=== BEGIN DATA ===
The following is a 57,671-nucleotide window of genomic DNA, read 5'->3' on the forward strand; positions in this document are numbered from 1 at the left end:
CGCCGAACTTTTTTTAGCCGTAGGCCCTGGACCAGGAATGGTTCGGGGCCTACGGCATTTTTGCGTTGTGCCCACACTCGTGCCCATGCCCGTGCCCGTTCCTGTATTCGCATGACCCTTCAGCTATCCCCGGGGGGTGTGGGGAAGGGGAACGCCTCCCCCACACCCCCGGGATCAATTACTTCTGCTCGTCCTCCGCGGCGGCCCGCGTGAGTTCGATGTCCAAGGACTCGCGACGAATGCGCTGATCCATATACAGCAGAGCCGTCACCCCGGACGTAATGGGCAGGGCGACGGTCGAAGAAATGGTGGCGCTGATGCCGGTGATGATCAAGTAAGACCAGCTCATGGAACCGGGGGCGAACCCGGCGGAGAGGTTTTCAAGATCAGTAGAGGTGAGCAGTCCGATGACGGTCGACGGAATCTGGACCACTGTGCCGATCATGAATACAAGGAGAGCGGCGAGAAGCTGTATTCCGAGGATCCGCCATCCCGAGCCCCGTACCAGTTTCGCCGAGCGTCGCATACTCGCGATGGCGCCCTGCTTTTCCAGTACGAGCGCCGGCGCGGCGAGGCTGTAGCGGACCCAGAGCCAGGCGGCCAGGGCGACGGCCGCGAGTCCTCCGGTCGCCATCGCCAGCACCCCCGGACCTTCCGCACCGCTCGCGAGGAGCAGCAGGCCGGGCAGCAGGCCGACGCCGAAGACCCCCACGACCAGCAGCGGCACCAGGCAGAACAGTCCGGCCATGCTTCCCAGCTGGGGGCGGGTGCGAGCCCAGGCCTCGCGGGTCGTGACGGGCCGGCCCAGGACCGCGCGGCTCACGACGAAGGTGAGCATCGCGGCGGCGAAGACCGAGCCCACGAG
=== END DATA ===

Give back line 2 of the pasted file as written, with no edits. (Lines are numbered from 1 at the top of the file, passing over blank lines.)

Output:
CGCCGAACTTTTTTTAGCCGTAGGCCCTGGACCAGGAATGGTTCGGGGCCTACGGCATTTTTGCGTTGTGCCCACACTCGTGCCCATGCCCGTGCCCGTTCCTGTATTCGCATGACCCTTCAGCTATCCCCGGGGGGTGTGGGGAAGGGGAACGCCTCCCCCACACCCCCGGGATCAATTACTTCTGCTCGTCCTCCGCGGCGGCCCGCGTGAGTTCGATGTCCAAGGACTCGCGACGAATGCGCTGATCCATATACAGCAGAGCCGTCACCCCGGACGTAATGGGCAGGGCGACGGTCGAAGAAATGGTGGCGCTGATGCCGGTGATGATCAAGTAAGACCAGCTCATGGAACCGGGGGCGAACCCGGCGGAGAGGTTTTCAAGATCAGTAGAGGTGAGCAGTCCGATGACGGTCGACGGAATCTGGACCACTGTGCCGATCATGAATACAAGGAGAGCGGCGAGAAGCTGTATTCCGAGGATCCGCCATCCCGAGCCCCGTACCAGTTTCGCCGAGCGTCGCATACTCGCGATGGCGCCCTGCTTTTCCAGTACGAGCGCCGGCGCGGCGAGGCTGTAGCGGACCCAGAGCCAGGCGGCCAGGGCGACGGCCGCGAGTCCTCCGGTCGCCATCGCCAGCACCCCCGGACCTTCCGCACCGCTCGCGAGGAGCAGCAGGCCGGGCAGCAGGCCGACGCCGAAGACCCCCACGACCAGCAGCGGCACCAGGCAGAACAGTCCGGCCATGCTTCCCAGCTGGGGGCGGGTGCGAGCCCAGGCCTCGCGGGTCGTGACGGGCCGGCCCAGGACCGCGCGGCTCACGACGAAGGTGAGCATCGCGGCGGCGAAGACCGAGCCCACGAG